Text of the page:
Media Tipsheet: Sources for Stories About Baby Boomers and Aging

Note to Reporters: The following is a media tip sheet that includes information about experts and resources at Colorado State University. The contact information for experts is intended to provide resources to reporters and editors and is not intended as contact information for the public. To arrange interviews, contact the person listed with each topic.

Helping people with dementia
People with advanced stages of dementia suffer from decreased ability to engage others and enjoy activities. This can often cause depression and withdrawal. Wendy Wood, an occupational therapy expert with Colorado State University, can talk about specific steps that caregivers can take and activities they can encourage that help people with dementia maintain their sense of well being and preserve their capabilities. To speak to someone about this topic, contact Dell Rae Moellenberg at (970) 491-6009 or e-mail

Aging women and body image
Baby boomers are approaching middle age, and with middle age often comes wrinkles, weight gain and gray hair. Jennifer Ogle, apparel design professor with expertise in social, psychological and cultural aspects of apparel at Colorado State University, can talk about how it can be difficult for women to age in certain cultures, including in the United States, and the consequences of cultural pressures to stay young. Aging women often navigate complicated messages about cultural values and may experience frustration at weight gain and other aging impacts. The expert can discuss common traits that allow many women to also experience comfort in their own skin and the inner self esteem to accept their physical images as they age. To speak with this expert, call Dell Rae Moellenberg at (970) 491-6009 or e-mail

Nutrition and aging
Colorado State University nutrition experts can discuss the importance of adjusting one’s diet as he or she ages. People who are aging need to be especially vigilant to eat healthy foods high in protein, fiber, vitamins and minerals and may need specific nutrients due to health issues – all while dealing with loss of sensory abilities such as smell and taste and even difficulties chewing due to loss of teeth. To speak to an expert about these issues, contact Dell Rae Moellenberg at (970) 491-6009 or

Aging workforce
Martin Shields, regional economist and economics professor, can talk about the aging workforce and how older workers affect the economy in northern Colorado and around the state. To speak with Shields, contact Emily Wilmsen at or (970) 491-2336.

Retirement transition not just about money
Psychology Professor Bryan Dik can talk about issues involved in the psychological transition to retirement. For many, retirement comes with a significant sense of loss, given the psychological importance of work. Preparing for the transition proactively can ease the transition. Dik is an expert in vocational psychology and has published extensively on topics related to career choice and development. He is co-editor of two forthcoming books: “The Psychology of Religion and Workplace Spirituality” and “Meaning and Purpose in the Workplace,” and co-author of the forthcoming book, “Make Your Job a Calling.” To speak with Dik, contact Emily Wilmsen at or (970) 491-2336.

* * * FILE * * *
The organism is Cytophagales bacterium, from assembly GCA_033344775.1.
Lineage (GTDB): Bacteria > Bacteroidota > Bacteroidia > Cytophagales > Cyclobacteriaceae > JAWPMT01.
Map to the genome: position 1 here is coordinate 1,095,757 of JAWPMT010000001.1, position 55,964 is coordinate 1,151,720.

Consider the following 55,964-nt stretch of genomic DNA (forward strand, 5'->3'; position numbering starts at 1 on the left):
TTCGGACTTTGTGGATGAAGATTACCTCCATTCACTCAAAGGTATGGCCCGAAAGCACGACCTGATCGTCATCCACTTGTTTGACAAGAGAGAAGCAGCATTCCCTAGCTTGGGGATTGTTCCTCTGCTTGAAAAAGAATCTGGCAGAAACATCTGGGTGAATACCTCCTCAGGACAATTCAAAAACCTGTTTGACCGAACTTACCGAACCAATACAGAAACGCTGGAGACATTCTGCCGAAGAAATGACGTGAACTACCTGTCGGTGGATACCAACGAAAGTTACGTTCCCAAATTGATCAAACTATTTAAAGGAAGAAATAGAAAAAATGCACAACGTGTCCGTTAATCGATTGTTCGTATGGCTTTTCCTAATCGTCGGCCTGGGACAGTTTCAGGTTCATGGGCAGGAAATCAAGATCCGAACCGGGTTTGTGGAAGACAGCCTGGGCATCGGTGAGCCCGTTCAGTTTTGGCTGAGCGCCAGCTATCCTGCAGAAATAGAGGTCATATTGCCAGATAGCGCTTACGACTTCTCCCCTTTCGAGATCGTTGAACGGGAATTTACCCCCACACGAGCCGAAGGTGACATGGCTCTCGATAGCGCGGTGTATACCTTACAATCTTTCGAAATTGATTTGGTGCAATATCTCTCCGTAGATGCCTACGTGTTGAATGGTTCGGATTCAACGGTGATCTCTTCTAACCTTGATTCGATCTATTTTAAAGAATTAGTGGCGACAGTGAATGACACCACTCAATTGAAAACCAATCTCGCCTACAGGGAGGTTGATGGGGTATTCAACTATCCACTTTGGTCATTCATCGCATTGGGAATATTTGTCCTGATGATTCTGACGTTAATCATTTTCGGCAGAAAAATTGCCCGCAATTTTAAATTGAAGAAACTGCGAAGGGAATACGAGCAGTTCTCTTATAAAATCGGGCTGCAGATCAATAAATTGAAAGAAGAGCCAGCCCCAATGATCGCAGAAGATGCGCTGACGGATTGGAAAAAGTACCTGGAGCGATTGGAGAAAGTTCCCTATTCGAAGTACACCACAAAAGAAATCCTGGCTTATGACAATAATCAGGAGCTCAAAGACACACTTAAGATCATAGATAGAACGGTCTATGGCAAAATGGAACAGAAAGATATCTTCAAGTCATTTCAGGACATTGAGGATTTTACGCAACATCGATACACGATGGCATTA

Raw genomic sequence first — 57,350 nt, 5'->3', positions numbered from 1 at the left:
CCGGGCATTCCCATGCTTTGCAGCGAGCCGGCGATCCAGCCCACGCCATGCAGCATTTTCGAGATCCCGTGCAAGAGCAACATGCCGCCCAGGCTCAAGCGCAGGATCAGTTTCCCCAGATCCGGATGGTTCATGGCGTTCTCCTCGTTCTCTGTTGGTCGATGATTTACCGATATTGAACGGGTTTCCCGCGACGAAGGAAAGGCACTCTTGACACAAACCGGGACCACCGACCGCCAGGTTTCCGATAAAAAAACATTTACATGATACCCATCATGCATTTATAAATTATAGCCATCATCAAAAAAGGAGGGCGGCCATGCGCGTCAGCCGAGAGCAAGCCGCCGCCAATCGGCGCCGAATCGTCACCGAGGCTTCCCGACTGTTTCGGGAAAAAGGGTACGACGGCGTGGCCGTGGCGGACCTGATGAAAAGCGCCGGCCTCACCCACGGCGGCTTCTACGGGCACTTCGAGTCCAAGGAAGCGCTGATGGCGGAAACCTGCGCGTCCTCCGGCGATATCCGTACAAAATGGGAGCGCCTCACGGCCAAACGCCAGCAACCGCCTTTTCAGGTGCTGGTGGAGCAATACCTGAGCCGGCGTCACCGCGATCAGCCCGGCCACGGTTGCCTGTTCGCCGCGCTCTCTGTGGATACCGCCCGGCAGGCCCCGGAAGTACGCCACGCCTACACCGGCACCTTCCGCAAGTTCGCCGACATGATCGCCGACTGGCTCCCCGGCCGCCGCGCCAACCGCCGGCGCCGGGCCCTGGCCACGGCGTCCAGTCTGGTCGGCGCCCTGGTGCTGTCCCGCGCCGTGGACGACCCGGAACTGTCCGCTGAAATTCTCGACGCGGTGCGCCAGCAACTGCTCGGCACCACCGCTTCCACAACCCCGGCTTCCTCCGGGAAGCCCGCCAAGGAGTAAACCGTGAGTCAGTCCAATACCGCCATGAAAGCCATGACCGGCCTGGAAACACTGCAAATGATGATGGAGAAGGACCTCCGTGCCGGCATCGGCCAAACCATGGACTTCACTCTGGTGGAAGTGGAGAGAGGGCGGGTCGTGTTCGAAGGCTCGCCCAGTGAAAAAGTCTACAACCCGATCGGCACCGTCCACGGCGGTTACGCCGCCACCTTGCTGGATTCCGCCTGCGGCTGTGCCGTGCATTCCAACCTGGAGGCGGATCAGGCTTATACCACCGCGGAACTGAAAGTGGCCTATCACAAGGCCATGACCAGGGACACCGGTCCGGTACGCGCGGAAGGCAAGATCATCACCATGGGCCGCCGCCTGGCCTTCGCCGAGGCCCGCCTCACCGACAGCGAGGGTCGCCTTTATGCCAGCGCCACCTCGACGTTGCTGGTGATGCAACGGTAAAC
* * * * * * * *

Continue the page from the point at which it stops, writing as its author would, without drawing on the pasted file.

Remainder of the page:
Challenges facing older men
Tammi Vacha-Haase, psychology professor at Colorado State University, can talk about the issues facing older men and her new book for therapists, “Psychotherapy with Older Men,” which includes information about understanding the eras in which these men were raised, how they view the world, the gender role conflicts they experience and the physical, mental and emotional challenges and problems they face. To speak with Vacha-Haase, contact Emily Wilmsen at or (970) 491-2336.

Aging and muscle loss
As people age, muscle mass and muscle function decrease, often causing loss of strength or loss of ability to do prolonged activity. A Colorado State University expert can talk about the biological science behind how exercise and nutrition work inside muscle to offset these losses, and how caloric intake, the timing of protein nutrition and what type of exercise to choose make a significant impact. To speak to this expert, contact Dell Rae Moellenberg at (970) 491-6009 or

The benefits to aging people of owning a pet
Pets are great companions for elderly people, especially people who live alone or have limited contact with family and friends, and even those who live in long-term care. The responsibility of caring for a pet can bolster seniors’ sense of independence and self-esteem. Pets can offer a replacement for the lack of human touch that many seniors experience – studies have found that cuddling with a pet lowers blood pressure and cholesterol levels, decreases depression, increases activity levels and lowers health-care costs because people with pets make fewer doctor visits. Elderly people with pets are often able to remain more emotionally stable during a crisis than those without pets. Pets also can reduce confusion by helping owners maintain a daily rhythm and schedule. To speak with an expert about how pets can help the elderly, contact Dell Rae Moellenberg at (970) 491-6009 or

Aging with optimal health and happiness
Manfred Diehl, director of Colorado State University’s Center on Aging, can speak about how people who are aging can do so while maintaining optimal happiness and health, how the brain functions differently while people age and how an aging person’s social and emotional interactions change as they age. In addition, he can talk about how personality characteristics impact the way people age and their ability to maintain happiness and health. To speak with Diehl, contact Dell Rae Moellenberg at (970) 491-6009 or